Given a tree iterator, pointing to a valid tree, you can call tree_ptr() or tree_ref() to return the pointer or reference of the tree the iterator is pointing to. Given a tree container, you can call tree_iterator() to return the tree's wrapping iterator.

In many cases, a tree iterator can perform tree container actions directly through its tree-container-encapsulated iterator interface. However, in some rare cases, certain functionality can only be achieved through tree containers directly. Because of this, the tree_ptr(), tree_ref() functionality was created to enable tree iterators to return their contained tree container when needed. Likewise, the tree_iterator() functionality was created for the same purpose, except when converting a tree container into a tree iterator.


4.2 Differences between core::tree<> and core::multitree<>
The fundamental difference between the core::tree<> and the core::multitree<> is similar to the difference between std::set and std::multiset:

core::tree<> - at any given level within the tree, no more than one equivalent element can exist

core::multitree<> - at any given level within the tree, any number of equivalent elements can exist

Other than the single difference listed above, the core::tree<> and the core::multitree<> behaviors are the same.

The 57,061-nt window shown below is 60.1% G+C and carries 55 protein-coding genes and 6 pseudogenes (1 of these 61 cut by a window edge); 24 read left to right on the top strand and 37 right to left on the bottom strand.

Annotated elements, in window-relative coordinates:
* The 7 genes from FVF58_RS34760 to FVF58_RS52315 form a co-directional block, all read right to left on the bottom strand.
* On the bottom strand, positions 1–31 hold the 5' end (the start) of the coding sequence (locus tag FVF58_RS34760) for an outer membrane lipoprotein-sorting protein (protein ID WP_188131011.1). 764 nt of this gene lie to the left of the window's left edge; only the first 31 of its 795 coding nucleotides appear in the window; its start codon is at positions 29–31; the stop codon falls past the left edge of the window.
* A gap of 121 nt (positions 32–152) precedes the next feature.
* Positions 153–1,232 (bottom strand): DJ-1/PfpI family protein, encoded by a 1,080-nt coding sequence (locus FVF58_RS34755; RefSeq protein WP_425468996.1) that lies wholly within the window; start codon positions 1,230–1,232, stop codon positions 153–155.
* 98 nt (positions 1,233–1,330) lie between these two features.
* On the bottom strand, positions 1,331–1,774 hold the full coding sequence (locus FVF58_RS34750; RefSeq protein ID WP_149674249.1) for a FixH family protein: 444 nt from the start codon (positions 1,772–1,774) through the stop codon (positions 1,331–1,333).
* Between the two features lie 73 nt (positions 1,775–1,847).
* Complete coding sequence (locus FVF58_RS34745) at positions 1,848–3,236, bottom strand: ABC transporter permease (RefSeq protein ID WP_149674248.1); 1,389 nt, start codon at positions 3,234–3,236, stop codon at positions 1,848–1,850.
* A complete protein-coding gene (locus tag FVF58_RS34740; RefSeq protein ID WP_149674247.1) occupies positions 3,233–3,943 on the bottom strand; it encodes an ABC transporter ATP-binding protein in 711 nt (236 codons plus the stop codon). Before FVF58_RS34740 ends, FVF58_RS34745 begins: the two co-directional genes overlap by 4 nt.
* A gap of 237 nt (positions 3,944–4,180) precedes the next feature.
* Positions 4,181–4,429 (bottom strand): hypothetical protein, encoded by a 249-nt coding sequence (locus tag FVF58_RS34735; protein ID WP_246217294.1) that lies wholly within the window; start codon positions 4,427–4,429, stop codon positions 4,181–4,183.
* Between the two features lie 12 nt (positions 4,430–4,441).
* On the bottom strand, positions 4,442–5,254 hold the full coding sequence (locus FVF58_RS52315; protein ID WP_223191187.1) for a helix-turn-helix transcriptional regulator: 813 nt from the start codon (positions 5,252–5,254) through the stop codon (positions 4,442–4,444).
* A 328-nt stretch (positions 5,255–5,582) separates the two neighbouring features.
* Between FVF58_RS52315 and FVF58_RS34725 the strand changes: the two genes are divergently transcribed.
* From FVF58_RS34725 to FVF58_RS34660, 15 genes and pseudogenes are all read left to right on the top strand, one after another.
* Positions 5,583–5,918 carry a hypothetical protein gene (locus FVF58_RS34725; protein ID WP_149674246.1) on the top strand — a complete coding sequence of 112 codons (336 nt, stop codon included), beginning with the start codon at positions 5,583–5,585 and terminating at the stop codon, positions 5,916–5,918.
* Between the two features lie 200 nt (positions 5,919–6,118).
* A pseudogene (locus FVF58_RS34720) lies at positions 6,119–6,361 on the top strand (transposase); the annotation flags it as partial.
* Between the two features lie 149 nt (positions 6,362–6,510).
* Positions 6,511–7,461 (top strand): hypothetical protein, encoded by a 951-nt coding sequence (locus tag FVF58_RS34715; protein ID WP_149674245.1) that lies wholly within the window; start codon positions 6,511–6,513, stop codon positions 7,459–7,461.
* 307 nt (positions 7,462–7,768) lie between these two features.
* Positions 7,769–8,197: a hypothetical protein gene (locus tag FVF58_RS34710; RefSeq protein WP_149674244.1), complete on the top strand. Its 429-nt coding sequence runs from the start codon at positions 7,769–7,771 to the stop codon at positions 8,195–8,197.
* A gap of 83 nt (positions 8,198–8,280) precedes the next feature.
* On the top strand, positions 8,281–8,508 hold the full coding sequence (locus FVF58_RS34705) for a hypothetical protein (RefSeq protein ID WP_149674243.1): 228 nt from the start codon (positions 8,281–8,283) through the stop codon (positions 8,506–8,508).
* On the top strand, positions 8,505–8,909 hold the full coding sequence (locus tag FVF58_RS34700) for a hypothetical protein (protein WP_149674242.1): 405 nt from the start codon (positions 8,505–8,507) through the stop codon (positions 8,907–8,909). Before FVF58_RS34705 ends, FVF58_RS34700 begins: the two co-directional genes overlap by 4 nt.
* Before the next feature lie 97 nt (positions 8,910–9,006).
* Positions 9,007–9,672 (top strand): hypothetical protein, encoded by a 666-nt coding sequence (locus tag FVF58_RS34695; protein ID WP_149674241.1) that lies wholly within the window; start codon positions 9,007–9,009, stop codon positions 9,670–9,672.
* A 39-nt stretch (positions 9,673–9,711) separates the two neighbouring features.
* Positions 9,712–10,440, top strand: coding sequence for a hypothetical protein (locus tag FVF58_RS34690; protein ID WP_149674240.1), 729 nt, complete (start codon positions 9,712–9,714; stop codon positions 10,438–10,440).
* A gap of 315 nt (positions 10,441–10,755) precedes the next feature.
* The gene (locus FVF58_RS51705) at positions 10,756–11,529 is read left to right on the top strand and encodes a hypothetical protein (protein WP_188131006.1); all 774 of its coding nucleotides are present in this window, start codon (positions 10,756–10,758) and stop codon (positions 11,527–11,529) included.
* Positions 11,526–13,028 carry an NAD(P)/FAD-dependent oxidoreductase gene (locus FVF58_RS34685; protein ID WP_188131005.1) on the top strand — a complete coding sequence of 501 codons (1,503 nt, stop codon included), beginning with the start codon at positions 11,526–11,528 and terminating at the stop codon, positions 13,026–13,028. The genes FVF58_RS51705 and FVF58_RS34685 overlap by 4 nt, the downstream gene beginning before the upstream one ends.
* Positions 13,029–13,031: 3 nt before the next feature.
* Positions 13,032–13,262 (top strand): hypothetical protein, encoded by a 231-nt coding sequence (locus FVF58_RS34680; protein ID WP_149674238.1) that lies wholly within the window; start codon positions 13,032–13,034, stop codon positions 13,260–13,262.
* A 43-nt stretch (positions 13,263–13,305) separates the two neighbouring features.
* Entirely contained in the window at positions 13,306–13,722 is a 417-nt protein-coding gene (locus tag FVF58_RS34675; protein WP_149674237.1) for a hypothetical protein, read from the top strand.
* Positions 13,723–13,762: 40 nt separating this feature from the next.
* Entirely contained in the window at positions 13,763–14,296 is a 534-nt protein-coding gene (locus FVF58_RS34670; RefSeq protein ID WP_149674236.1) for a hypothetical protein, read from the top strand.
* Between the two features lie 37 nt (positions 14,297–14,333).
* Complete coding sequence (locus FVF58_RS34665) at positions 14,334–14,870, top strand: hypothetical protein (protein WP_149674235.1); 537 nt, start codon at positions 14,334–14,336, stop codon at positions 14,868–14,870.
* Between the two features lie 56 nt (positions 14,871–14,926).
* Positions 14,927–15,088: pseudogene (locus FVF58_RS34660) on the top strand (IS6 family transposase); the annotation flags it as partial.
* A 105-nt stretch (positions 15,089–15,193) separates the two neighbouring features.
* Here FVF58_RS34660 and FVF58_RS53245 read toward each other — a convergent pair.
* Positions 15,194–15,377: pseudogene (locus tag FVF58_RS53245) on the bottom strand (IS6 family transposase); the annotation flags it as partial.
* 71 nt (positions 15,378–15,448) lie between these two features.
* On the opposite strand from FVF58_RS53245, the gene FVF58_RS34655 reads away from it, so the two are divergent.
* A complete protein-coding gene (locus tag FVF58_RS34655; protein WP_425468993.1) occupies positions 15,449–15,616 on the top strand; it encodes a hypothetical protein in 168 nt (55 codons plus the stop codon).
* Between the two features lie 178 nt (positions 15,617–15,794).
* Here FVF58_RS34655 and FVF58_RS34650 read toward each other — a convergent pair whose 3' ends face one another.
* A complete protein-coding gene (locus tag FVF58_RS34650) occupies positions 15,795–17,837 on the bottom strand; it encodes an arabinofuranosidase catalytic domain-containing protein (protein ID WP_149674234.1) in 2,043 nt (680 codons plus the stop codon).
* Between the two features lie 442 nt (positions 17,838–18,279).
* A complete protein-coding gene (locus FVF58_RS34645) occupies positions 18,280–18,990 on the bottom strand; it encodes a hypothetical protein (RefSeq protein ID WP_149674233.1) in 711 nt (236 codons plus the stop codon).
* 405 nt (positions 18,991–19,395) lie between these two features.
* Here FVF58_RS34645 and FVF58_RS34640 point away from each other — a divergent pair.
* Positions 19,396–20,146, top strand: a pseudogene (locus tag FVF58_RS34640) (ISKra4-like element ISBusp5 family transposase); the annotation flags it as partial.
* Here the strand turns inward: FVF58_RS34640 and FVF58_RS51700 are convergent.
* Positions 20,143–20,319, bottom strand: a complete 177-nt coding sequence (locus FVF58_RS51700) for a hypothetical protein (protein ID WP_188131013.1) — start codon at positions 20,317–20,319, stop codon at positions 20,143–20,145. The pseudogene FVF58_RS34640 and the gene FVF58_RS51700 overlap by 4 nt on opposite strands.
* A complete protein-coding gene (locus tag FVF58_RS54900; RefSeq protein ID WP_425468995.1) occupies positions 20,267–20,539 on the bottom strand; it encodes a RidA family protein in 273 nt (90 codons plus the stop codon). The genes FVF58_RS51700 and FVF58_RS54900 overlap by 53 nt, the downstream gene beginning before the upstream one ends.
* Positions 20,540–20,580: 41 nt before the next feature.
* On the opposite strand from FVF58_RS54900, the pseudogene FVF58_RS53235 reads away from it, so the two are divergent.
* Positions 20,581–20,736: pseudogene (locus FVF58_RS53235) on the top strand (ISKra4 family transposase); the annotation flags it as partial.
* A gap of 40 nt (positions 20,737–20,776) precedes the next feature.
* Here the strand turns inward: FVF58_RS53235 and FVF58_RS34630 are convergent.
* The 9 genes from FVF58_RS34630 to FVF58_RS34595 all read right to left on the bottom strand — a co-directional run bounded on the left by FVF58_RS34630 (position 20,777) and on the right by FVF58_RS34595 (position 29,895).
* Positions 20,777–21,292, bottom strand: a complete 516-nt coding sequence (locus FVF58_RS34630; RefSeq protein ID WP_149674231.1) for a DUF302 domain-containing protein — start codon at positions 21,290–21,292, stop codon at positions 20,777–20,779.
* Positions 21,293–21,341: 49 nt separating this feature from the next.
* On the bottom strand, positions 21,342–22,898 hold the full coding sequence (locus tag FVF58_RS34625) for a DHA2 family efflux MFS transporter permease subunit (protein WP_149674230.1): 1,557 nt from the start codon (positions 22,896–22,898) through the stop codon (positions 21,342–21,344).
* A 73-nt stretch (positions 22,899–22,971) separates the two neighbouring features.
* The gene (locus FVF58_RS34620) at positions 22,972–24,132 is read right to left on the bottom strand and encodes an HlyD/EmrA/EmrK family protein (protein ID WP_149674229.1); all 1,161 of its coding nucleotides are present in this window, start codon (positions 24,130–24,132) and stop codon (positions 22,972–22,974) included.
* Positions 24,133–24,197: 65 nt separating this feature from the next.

4.3 core::tree<> requirements
In order to use the core::tree<> with your own user defined type (i.e. classes, structs), a few pieces of functionality may be required.

For example, consider the following class:

class SomeClass { private: int someData_; }; Before SomeClass can be contained within a core::tree as follows:

core::tree someClassTree; the following functionality may be required depending on how the core::tree<> is used with that class:

  • must be default constructible (which SomeClass already is)
  • may require operator<()
  • may require operator==()
For native types (int, char, bool, etc.), the above three requirements are always fulfilled, so no additional work must be done for a core::tree<> to contain native types.

Moreover, it is possible to use the core::tree<> without the definition of operator<() and operator==() for the contained object type, as long as a predicate [8] is used for any insert() functions used and for any find() functions used. If predicates are used for both inserts and finds, the core::tree will use those predicates in place of the default operator<() and operator==() behaviors, respectively. In conjunction, push_front() and push_back() functionality can be used in place of insert() functionality to add items to the tree in an unordered way that does not require the definition of operator<() for the contained class.